WATCH: Startups can fuel hardware ecosystem’s growth, says Intel India’s operations director
Intel has one mission with its Maker Lab - to fuel hardware innovation and entrepreneurship in India.
Incepted in 2015, Intel India Maker Lab has till now backed 50+ hardware and systems startups by providing space, infrastructure, access to lab equipment, and connect to mentors.
Along the way, it has partnered with the likes of IIT's Society for Innovation and Entrepreneurship and the government's Department of Science and Technology, and helped 60 startups convert their ideas into companies. The lab was also the birthplace of two very popular companies - Smartron, India’s first global OEM and IoT brand, and Skylark, a Bengaluru-based enterprise drone services company.
In a video interview with YourStory, Jitendra Chaddah, Senior Director - Operations and Strategy, Intel India, reveals how a lot that corporates and businesses can learn from startups, the value startups build, why India has to reduce its balance of payments by reducing its hardware bill, and his role as chairman of the India Electronics and Semiconductor Association (IESA).
Intel’s Maker Lab aims to make India “self-sufficient in electronics”. According to TiE, there are over 1,400 IoT startups in the country. However, a closer look at the numbers reveals that the Indian IoT industry is very nascent. Data from the Ministry of Commerce reveals that India imported $55.6 billion of electronics in FY19 as compared to $51.5 billion in FY18.
The National Electronic Policy 2019 wants the consumer product ecosystem to be part of Make in India (MII) and wants India to become a global hub for Electronic System Design and Manufacturing (ESDM). These clusters hope to create an enormous value; the government has an ambitious target of $500 billion in value by 2025.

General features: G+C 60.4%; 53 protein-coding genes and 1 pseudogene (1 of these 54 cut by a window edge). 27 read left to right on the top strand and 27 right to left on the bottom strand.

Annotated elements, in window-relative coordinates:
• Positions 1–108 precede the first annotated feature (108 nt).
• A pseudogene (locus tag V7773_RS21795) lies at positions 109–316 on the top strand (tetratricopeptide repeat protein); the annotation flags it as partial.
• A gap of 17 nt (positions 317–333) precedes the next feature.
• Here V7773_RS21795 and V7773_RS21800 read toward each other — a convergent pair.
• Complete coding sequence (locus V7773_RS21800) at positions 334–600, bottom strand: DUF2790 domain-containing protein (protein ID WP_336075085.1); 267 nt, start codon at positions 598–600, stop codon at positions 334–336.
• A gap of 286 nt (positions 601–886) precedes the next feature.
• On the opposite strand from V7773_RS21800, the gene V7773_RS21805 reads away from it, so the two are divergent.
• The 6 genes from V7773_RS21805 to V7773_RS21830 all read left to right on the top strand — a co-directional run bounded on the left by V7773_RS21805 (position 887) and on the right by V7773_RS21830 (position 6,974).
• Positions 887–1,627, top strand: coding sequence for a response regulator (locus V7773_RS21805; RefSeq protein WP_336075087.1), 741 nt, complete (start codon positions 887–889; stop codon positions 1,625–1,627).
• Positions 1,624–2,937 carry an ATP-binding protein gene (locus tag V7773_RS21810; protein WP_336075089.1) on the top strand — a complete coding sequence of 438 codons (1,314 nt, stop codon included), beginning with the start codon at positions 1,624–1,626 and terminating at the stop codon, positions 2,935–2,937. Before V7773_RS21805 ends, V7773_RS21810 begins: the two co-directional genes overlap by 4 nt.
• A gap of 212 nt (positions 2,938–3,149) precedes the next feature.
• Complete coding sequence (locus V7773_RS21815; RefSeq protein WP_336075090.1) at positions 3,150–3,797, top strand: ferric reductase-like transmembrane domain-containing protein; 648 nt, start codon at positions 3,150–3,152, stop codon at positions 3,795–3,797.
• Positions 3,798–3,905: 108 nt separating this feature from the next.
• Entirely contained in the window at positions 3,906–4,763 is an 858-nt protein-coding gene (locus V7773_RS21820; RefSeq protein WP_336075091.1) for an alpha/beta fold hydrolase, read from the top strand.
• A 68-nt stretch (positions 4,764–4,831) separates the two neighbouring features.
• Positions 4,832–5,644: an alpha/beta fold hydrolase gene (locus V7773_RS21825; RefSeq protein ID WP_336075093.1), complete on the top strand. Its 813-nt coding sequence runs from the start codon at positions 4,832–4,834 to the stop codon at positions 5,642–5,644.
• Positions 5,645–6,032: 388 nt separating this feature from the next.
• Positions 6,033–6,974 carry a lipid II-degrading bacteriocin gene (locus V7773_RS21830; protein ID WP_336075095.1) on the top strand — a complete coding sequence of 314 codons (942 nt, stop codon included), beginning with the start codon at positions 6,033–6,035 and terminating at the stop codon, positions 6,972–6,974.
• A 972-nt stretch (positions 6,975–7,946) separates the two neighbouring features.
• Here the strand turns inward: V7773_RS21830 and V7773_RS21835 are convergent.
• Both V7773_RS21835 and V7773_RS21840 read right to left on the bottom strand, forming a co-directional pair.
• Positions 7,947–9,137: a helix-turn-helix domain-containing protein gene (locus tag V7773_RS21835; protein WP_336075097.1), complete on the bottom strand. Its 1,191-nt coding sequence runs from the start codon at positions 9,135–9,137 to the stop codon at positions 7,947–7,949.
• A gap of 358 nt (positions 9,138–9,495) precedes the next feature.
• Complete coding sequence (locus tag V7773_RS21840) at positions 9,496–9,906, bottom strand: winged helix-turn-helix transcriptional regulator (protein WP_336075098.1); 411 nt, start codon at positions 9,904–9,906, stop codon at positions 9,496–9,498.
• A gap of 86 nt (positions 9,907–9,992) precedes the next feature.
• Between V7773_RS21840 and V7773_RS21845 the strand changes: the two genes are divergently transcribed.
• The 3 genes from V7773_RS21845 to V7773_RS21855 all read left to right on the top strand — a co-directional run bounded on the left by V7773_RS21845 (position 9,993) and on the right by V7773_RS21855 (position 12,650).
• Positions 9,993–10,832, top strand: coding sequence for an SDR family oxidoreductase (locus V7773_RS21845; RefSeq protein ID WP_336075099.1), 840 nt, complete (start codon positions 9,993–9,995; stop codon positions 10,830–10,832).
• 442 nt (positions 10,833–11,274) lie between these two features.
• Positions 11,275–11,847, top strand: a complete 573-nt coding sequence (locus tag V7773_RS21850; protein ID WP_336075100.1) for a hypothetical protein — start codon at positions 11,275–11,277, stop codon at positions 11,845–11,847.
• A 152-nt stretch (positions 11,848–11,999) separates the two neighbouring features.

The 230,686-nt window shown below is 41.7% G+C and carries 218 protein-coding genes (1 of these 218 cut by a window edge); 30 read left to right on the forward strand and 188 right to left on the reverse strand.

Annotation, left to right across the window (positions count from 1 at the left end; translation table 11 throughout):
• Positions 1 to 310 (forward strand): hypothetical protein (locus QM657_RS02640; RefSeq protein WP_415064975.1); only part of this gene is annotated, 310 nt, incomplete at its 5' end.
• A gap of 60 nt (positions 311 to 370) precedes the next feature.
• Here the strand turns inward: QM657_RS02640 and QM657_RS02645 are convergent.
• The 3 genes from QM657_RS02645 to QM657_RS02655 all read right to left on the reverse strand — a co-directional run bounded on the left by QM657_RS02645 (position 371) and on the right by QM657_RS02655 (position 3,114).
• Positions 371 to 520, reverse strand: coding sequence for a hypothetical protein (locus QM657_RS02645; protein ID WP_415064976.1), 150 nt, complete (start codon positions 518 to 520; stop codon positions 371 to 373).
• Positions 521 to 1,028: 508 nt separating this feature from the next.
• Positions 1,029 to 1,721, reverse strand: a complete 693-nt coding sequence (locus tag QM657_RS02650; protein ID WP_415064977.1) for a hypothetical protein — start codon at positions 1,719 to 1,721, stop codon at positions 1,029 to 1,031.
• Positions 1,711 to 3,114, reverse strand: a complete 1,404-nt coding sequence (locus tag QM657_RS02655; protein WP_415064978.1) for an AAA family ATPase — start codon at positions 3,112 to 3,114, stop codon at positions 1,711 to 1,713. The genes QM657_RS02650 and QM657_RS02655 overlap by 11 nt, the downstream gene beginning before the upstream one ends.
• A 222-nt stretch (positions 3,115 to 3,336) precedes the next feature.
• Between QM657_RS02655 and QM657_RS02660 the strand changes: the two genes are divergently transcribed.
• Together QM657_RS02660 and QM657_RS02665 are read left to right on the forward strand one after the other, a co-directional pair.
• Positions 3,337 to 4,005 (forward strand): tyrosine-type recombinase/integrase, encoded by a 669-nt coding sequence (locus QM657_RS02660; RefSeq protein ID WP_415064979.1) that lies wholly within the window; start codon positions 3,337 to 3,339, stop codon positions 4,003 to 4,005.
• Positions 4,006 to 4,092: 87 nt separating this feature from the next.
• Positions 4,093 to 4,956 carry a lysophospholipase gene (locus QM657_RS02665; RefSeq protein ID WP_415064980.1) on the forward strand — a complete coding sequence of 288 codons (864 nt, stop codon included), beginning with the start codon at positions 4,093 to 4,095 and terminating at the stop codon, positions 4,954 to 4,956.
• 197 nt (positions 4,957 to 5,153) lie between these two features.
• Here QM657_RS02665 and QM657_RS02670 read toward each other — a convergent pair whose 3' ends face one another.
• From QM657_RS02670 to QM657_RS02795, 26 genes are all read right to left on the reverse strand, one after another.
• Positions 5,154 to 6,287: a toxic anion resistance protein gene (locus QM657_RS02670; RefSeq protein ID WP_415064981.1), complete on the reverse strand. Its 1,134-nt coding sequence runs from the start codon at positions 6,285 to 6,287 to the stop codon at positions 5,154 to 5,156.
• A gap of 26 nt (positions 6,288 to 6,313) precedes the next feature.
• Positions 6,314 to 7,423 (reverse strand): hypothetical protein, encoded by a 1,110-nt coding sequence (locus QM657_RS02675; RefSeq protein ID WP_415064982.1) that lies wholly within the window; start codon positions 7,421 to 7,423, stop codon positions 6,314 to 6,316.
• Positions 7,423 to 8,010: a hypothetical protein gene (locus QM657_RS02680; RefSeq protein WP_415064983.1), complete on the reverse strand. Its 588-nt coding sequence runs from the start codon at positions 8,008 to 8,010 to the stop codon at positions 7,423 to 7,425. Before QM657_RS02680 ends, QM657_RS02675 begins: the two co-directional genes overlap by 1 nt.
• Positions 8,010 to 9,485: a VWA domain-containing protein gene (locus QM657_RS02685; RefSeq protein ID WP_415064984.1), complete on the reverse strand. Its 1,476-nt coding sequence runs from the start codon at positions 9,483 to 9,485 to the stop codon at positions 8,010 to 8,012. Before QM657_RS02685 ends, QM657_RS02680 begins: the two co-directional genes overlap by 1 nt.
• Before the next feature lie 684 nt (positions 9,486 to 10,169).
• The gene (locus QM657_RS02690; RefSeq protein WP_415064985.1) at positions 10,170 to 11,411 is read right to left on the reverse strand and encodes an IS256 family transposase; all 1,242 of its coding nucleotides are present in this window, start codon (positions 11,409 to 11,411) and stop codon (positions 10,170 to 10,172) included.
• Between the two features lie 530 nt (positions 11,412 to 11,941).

Jitendra C, Intel
The role startups play
With the government setting ambitious targets, it’s clear that startups play a vital role in developing intellectual property.
“Startups in hardware have to understand not just the packaging of the software and the networking; they also have to think about the supply chain and distribution while building a hardware company," Jitendra says.
He calls for healthy collaboration with Chinese and Taiwanese manufacturers to make this possible.
Jitendra adds that India needs “a different ecosystem to promote the hardware industry”. “It takes time to build hardware products and to test them before the product is released. So they need the support of capital that can be patient with the idea,” he says.
According to Grand View Research, the Electronic Development Fund Policy has been approved under the Make-in-India initiative, with the intention of rationalising a transposed duty structure. Another effort, such as the Modified Special Incentive Package Scheme (M-SIPS) has been introduced to provide a capex subsidy of nearly 15-20 percent. Consumer electronics manufacturers are set to elevate investments in production, distribution, and R&D in the next few years.
Grand View Research says the market for consumer electronics will be $50 billion by 2022. With consumer demand rising, startups can help consumer electronics manufacturers up their hardware game, including an unexplored area - manufacturing smart machines for industry.
Intel believes Indian startups can play a major role in the hardware industry's rise.